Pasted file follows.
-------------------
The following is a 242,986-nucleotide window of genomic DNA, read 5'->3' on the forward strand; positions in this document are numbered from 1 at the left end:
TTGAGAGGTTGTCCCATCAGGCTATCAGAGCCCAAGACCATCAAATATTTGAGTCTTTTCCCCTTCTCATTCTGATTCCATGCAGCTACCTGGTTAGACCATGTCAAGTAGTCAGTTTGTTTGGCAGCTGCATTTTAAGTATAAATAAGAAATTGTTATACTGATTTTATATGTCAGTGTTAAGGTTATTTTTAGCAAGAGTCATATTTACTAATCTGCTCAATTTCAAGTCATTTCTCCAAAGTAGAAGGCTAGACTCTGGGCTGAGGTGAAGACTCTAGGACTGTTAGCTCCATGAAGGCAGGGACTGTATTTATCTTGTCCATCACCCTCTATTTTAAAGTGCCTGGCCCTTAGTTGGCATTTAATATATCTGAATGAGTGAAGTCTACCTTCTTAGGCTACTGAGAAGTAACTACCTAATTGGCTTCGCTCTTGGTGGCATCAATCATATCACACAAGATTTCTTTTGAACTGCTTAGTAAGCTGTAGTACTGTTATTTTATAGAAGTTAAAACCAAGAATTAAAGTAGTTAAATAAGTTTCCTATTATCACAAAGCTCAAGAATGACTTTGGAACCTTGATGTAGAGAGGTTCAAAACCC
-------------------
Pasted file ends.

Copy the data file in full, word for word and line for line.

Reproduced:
The following is a 242,986-nucleotide window of genomic DNA, read 5'->3' on the forward strand; positions in this document are numbered from 1 at the left end:
TTGAGAGGTTGTCCCATCAGGCTATCAGAGCCCAAGACCATCAAATATTTGAGTCTTTTCCCCTTCTCATTCTGATTCCATGCAGCTACCTGGTTAGACCATGTCAAGTAGTCAGTTTGTTTGGCAGCTGCATTTTAAGTATAAATAAGAAATTGTTATACTGATTTTATATGTCAGTGTTAAGGTTATTTTTAGCAAGAGTCATATTTACTAATCTGCTCAATTTCAAGTCATTTCTCCAAAGTAGAAGGCTAGACTCTGGGCTGAGGTGAAGACTCTAGGACTGTTAGCTCCATGAAGGCAGGGACTGTATTTATCTTGTCCATCACCCTCTATTTTAAAGTGCCTGGCCCTTAGTTGGCATTTAATATATCTGAATGAGTGAAGTCTACCTTCTTAGGCTACTGAGAAGTAACTACCTAATTGGCTTCGCTCTTGGTGGCATCAATCATATCACACAAGATTTCTTTTGAACTGCTTAGTAAGCTGTAGTACTGTTATTTTATAGAAGTTAAAACCAAGAATTAAAGTAGTTAAATAAGTTTCCTATTATCACAAAGCTCAAGAATGACTTTGGAACCTTGATGTAGAGAGGTTCAAAACCC